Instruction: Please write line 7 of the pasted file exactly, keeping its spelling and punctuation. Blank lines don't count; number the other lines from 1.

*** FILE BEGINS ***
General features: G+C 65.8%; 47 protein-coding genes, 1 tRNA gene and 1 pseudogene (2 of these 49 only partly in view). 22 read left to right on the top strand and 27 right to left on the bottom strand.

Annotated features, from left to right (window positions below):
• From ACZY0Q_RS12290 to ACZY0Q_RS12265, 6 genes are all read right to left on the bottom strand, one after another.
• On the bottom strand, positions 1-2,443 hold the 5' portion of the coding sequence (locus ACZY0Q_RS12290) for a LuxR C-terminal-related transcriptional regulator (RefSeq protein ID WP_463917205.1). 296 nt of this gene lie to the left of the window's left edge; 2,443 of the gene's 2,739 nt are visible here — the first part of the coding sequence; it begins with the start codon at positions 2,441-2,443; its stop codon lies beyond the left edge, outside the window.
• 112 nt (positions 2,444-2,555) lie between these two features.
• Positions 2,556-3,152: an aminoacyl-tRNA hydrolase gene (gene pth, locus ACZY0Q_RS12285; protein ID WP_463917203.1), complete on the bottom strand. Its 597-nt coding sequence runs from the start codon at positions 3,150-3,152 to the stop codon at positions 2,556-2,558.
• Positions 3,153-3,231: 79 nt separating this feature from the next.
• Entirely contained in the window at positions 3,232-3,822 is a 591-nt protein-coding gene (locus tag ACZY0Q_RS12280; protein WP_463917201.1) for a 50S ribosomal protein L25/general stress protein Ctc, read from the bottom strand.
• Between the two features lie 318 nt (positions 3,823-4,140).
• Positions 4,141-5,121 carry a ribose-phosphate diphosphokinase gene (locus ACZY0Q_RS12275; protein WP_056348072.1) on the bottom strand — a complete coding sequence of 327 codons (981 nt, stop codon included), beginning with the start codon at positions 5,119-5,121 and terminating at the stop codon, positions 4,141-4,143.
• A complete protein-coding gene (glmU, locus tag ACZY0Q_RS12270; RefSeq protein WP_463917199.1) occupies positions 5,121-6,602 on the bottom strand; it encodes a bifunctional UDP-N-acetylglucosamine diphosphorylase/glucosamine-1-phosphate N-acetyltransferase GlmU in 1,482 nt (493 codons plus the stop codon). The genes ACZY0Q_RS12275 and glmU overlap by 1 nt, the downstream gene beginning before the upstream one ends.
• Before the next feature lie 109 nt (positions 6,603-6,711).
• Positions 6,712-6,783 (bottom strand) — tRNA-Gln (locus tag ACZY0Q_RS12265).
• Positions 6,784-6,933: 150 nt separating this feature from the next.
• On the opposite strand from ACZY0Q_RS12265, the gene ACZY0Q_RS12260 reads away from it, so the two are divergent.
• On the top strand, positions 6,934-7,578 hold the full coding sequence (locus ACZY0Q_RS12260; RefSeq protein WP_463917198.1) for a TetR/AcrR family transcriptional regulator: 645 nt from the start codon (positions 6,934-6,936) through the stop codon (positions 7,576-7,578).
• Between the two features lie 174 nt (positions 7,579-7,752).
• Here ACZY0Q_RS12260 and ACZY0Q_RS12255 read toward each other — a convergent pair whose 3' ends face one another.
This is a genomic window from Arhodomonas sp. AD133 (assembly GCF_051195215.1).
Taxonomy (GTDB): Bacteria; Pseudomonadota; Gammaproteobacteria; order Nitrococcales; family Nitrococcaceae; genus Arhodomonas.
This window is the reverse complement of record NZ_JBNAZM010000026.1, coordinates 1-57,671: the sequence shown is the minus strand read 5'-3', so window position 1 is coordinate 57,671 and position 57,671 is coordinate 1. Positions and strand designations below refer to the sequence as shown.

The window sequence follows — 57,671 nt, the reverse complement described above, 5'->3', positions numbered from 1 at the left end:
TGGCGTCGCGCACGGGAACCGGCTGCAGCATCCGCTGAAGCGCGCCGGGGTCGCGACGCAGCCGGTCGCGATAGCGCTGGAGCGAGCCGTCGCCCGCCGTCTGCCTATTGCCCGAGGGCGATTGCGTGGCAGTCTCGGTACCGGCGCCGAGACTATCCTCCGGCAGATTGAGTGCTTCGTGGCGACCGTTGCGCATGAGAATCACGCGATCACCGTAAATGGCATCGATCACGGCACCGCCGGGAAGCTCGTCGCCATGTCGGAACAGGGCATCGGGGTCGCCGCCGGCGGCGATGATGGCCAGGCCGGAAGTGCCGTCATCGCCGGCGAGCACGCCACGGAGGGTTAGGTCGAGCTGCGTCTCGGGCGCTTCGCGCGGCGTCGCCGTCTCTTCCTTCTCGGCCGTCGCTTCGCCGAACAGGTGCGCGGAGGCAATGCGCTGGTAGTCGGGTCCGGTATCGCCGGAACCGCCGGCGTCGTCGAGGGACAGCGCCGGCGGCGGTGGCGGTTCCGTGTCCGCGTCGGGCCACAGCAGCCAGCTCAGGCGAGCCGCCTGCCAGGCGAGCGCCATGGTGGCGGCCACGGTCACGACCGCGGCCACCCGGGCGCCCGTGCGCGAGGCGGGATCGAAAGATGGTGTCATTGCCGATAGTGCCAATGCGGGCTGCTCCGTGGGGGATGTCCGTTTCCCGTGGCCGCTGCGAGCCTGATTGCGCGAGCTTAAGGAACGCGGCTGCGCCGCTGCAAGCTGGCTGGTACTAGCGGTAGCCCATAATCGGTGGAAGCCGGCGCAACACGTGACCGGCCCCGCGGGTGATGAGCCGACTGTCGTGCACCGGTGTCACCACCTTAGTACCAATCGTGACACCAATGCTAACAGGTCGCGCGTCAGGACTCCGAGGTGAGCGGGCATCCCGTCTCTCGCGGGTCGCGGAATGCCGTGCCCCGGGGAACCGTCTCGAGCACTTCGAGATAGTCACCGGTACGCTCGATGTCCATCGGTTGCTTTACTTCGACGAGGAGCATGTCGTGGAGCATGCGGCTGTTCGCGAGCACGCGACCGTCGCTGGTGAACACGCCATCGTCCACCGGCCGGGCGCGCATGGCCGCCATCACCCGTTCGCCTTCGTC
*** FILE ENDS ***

• Positions 3,153-3,231: 79 nt separating this feature from the next.